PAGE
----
Minimalist Tactical Boot Guide
Updated: Nov 4
When we say the word tactical we tend to think military, but it actually also refers to police, riot control, firefighters, coast guard, security forces and people who are required to wear some form of tactical gear for their job.
This article is really unique because tactical gear and in particular tactical footwear are regulated by the military, law enforcement, or other government branches you may be part of. This can make it very difficult for tactical individuals who are looking for a more minimalist friendly boot option.
The military and any tactical forces such as firefighters, police, private security, first responders, coast guard, home front command, national guard (insert your position here) have lots of rules and regulations. In addition to the actual functional needs of a combat boot, i.e. water proof, heat resistant, puncture proof sole, there are regulations which require a certain standard.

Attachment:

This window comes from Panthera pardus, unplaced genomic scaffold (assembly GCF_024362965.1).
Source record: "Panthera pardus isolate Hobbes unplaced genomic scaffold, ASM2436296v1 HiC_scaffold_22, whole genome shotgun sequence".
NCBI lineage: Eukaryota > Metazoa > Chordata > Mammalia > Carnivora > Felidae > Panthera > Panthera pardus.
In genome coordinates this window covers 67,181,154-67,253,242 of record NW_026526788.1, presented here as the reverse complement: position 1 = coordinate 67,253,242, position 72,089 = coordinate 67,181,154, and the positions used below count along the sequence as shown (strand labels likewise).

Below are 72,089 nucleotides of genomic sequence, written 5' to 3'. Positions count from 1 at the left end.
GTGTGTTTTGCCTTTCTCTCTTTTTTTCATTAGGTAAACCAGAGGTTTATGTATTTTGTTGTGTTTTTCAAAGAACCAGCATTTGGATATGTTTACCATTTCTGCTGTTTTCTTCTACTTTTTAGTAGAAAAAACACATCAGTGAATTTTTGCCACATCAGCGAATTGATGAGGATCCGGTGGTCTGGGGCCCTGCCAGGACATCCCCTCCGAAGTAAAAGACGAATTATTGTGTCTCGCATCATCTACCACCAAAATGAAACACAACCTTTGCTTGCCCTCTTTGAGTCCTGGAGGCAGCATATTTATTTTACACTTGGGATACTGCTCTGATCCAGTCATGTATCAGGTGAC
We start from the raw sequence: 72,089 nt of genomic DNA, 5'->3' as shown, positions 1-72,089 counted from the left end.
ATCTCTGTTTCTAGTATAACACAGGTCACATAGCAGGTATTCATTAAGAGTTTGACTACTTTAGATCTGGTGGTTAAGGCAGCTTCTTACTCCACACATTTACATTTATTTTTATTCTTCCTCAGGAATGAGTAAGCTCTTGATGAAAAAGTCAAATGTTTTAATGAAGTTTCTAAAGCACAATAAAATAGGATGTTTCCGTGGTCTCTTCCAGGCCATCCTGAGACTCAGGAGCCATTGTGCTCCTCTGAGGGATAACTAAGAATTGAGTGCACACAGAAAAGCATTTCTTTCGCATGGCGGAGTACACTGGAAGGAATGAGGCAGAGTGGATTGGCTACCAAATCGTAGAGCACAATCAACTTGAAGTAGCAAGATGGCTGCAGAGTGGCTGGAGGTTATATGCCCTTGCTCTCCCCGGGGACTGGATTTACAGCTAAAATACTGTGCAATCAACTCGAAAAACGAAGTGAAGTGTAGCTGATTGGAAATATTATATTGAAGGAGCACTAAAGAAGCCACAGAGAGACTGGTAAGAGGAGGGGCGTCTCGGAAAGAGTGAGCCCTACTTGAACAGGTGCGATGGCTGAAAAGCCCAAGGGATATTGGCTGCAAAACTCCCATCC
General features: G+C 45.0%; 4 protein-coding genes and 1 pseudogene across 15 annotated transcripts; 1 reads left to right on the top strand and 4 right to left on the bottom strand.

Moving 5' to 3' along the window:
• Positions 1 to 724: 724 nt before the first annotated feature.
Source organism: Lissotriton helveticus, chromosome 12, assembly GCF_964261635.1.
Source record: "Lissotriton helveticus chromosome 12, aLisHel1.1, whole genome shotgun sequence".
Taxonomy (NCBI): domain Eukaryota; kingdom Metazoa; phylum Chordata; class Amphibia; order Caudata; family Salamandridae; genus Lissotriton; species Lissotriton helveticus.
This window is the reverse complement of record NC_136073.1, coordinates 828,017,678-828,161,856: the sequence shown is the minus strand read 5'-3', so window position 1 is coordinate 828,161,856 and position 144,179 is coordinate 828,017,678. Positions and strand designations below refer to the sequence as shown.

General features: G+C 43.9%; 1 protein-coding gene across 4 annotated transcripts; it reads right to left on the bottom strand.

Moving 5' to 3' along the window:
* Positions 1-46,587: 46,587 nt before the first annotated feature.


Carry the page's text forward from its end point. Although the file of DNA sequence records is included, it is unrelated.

Notice the Bellville Standard Red boots issued by the IDF in some of its units pictured below.
Before we delve in, we really wanted to hear the opinions and experiences from different armed forces from around the world. We personally served in the IDF as both an elite combat engineer and later on as part of the combat fitness corps, but most of our service was spent in the traditional IDF issued Black McRae - Belleville combat boots. We also have some major contributions to this article from Ron Cohen who served as an officer in the same unit I was in, as well as Jeffery Goff who served in the Marine Corps and is the founder of Naturathletics a Company specializing in Minimalist Cleats .
So without further ado lets dive in feet first!
If you just want help finding the best minimalist tactical boot alternative then you can click here to skip to the end of the article
Why is it so difficult to find a true minimalist combat boot?